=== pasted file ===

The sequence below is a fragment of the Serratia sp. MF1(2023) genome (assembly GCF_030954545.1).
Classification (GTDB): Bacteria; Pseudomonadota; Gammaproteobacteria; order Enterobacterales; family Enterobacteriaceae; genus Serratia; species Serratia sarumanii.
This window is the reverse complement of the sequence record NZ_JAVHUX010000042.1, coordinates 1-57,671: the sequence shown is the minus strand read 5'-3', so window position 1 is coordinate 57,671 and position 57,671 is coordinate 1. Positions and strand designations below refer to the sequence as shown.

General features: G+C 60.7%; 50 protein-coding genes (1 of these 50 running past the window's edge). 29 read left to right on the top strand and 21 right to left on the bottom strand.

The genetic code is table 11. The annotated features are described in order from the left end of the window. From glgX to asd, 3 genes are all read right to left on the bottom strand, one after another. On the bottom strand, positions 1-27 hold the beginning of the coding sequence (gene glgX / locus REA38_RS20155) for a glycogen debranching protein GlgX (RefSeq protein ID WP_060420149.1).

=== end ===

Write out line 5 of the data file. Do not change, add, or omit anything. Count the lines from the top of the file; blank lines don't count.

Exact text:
The genetic code is table 11. The annotated features are described in order from the left end of the window. From glgX to asd, 3 genes are all read right to left on the bottom strand, one after another. On the bottom strand, positions 1-27 hold the beginning of the coding sequence (gene glgX / locus REA38_RS20155) for a glycogen debranching protein GlgX (RefSeq protein ID WP_060420149.1).